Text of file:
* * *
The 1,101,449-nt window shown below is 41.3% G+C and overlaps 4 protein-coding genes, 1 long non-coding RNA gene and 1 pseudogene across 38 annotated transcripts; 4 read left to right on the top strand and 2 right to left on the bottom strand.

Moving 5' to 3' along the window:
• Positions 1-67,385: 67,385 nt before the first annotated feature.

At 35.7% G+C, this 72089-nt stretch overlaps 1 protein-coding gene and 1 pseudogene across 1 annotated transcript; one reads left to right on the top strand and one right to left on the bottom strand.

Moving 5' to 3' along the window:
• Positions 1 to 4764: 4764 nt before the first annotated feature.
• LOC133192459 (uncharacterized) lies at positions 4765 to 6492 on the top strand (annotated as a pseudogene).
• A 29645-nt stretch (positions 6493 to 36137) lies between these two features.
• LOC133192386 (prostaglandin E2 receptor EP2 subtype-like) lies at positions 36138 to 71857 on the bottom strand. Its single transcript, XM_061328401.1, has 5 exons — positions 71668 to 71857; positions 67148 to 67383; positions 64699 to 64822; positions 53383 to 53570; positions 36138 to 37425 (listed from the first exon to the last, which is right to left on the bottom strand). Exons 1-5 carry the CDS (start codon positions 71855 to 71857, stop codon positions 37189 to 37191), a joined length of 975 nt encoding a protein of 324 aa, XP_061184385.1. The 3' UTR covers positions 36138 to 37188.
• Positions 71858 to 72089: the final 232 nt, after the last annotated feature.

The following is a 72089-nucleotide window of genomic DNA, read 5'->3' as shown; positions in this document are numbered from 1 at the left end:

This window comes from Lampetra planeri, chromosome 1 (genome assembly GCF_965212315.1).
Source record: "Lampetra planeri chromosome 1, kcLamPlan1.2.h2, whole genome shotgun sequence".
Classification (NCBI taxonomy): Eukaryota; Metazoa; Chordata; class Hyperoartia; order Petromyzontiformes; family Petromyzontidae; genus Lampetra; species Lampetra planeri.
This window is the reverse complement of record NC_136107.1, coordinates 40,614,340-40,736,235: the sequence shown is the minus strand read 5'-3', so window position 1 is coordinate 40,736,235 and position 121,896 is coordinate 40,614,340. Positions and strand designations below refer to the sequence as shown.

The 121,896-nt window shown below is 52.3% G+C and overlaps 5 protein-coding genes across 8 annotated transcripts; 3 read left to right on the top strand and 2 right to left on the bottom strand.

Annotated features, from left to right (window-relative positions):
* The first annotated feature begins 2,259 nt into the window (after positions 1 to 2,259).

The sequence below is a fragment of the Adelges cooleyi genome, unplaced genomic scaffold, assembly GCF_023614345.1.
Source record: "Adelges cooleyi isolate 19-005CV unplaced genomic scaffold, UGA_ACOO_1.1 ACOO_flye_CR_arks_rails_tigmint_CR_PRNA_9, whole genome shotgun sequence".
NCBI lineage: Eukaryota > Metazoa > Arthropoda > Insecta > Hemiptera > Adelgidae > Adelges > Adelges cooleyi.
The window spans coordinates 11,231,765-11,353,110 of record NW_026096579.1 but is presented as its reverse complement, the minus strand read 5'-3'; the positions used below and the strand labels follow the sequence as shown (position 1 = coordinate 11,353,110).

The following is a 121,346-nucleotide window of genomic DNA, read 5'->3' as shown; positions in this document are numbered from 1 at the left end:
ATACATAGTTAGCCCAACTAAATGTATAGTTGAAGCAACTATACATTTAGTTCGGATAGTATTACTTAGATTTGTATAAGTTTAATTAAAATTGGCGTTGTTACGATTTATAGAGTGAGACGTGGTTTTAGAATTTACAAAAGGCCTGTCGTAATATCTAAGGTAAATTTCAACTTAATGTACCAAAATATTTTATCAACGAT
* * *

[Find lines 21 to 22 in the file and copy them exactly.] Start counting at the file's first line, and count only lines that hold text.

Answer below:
NCBI lineage: Eukaryota > Metazoa > Arthropoda > Insecta > Hemiptera > Adelgidae > Adelges > Adelges cooleyi.
The window spans coordinates 11,231,765-11,353,110 of record NW_026096579.1 but is presented as its reverse complement, the minus strand read 5'-3'; the positions used below and the strand labels follow the sequence as shown (position 1 = coordinate 11,353,110).